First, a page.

Some early Dine may have known the
  The Navajos                                                     Chacoans, but it is clear that the canyon
                                                                  was deserted for two to three hundred
                                                                  years before the Dine made this area their
                                                                  home.

Other Nations also claim a link to the Chacoan Anasazi such as the Hopi and the Zuni. Actually, 21 tribes
or pueblos have claimed affiliation to Chaco.

Site visit
During our stay at Chaco Canyon, we were lodged in several park compound buildings. We began our visit
by driving to the top of the mesa where Pueblo Alto is located. From there we could see pristine
undeveloped open land for almost 120 miles in all directions. It was spectacular cultural landscape. The
remains of many of the great roads built by the Chacoans were pointed out to us, as were the covered
remains of many of the great houses still discernable in the landscape. We continued to the edge of the cliff
to observe Pueblo Bonito remains. These are quite spectacular observed from this viewpoint. At first a
warm wind facing us from the southwest brought warmth and was pushing us away from the cliff’s edge,
but a bit later several gusts from the northwest made us realize that one should not venture too close to the
cliff’s edge which was a straight drop that appeared to be a hundred feet.

                                 After discussing issues concerning the conservation of the archaeological
                                 remains, site maintenance, the importance of the open vistas, tourism
                                 experience and management, the group was lead to a crevasse in the mesa
                                 steep side for the climb down to the valley. This proved to be quite
                                 challenging for several participants in our group but appeared to be quite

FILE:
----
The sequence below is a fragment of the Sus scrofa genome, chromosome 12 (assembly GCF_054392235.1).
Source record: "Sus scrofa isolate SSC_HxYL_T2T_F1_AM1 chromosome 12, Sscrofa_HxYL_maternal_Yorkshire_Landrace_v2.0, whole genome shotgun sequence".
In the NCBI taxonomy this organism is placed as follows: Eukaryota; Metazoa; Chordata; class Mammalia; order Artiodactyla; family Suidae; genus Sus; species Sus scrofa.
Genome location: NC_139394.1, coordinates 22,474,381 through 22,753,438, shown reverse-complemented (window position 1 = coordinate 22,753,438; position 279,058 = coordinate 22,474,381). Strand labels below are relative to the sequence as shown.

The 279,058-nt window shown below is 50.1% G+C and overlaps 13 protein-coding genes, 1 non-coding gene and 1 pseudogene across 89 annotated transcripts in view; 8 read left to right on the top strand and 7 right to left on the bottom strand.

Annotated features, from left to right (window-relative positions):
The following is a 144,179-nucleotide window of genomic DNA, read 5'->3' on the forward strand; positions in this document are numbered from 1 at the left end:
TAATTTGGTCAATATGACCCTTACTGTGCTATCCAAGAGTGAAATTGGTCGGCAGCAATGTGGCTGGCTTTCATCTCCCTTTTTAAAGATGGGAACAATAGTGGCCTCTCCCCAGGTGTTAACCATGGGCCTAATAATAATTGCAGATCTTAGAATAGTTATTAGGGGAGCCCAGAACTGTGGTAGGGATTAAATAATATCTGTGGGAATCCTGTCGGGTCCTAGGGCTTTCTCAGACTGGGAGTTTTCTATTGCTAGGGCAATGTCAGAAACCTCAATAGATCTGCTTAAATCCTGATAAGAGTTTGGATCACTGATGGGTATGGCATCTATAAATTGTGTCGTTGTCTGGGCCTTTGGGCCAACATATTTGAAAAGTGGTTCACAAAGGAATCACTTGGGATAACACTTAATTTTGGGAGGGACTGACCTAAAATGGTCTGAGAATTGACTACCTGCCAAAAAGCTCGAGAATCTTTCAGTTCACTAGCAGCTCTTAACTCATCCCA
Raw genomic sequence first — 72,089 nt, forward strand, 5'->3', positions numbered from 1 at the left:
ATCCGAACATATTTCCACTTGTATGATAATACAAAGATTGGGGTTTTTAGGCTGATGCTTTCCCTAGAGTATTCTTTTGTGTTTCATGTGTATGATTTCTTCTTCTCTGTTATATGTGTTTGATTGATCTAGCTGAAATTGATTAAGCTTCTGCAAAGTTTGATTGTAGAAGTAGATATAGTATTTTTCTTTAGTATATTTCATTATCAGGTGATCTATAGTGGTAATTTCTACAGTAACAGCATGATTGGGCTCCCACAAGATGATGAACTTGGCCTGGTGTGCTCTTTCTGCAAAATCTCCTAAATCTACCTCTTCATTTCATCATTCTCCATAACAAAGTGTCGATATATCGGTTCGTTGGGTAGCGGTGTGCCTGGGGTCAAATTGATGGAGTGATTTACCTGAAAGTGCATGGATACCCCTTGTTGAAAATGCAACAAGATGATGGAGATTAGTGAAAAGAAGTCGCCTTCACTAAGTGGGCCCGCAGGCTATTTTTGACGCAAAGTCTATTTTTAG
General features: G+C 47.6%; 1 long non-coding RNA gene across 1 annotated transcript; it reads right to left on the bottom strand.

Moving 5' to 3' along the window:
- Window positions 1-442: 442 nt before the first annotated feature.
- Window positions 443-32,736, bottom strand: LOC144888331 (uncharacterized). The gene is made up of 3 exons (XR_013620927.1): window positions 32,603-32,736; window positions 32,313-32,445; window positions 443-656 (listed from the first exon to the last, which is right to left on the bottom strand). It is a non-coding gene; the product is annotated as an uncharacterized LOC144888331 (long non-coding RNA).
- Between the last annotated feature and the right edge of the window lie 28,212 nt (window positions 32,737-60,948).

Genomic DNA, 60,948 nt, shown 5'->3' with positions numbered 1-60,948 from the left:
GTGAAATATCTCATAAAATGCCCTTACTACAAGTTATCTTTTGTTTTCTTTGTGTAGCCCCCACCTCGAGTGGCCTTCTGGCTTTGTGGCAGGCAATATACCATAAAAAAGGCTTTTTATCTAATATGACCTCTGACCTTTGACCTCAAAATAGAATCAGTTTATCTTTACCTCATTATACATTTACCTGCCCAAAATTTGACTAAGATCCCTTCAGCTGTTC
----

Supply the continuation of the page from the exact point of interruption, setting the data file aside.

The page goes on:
normal for our colleagues from the park. It was a small bit of “adventure”
                                 for all of us.

                                 Back into the valley, we made a first visit at Pueblo Bonito, the largest of
                                 the “great houses”.

                                 There, we discussed conservation techniques used over the years to
                                 protect the ruins. The masonry work done by the Chaco Anasazi is of
                                 exceptional quality, considering that they did not have metal tools to cut
                                 stones. The soft building sandstone was broken into pieces with sharp and
 Coming down the cliff



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neat edges by striking it with other stones of harder material. It should be noted that all the masonry was
originally covered by mud plaster to protect it from the harsh weather.

Masonry pointing: At the turn of the century, Portland cement mortars were used during the initial stages
of the conservation work. Wherever the masonry was exposed to severe weathering, the hard cement
mortars have resisted while the softer sandstones have deteriorated more rapidly. This is contrary to what is
supposed to happen. This is due to the egress of water and moisture that occurred through the stone itself as
opposed to through the mortar joints. Now, the NPS maintenance staff use soft earthen mortars for repairs
and maintenance.

                                                 Site burial: Initial archaeological excavations in the 1890s
                                                 and 1920s revealed rooms with intact, well-preserved
                                                 plasters on walls and floors, which were reburied after
                                                 examination. Rooms were re-excavated in 1992 during a
                                                 joint research project with the National Parks Service and
                                                 the Getty Conservation Institute, to determine their
                                                 condition after seventy to ninety years of burial, and to
                                                 demonstrate the benefits of site burial on building
                                                 components. Neville Agnew and Martha Demas were the
                                                 principal GCI professional staff participating to this project.
                                                 Comparisons were made of plaster preservation evident in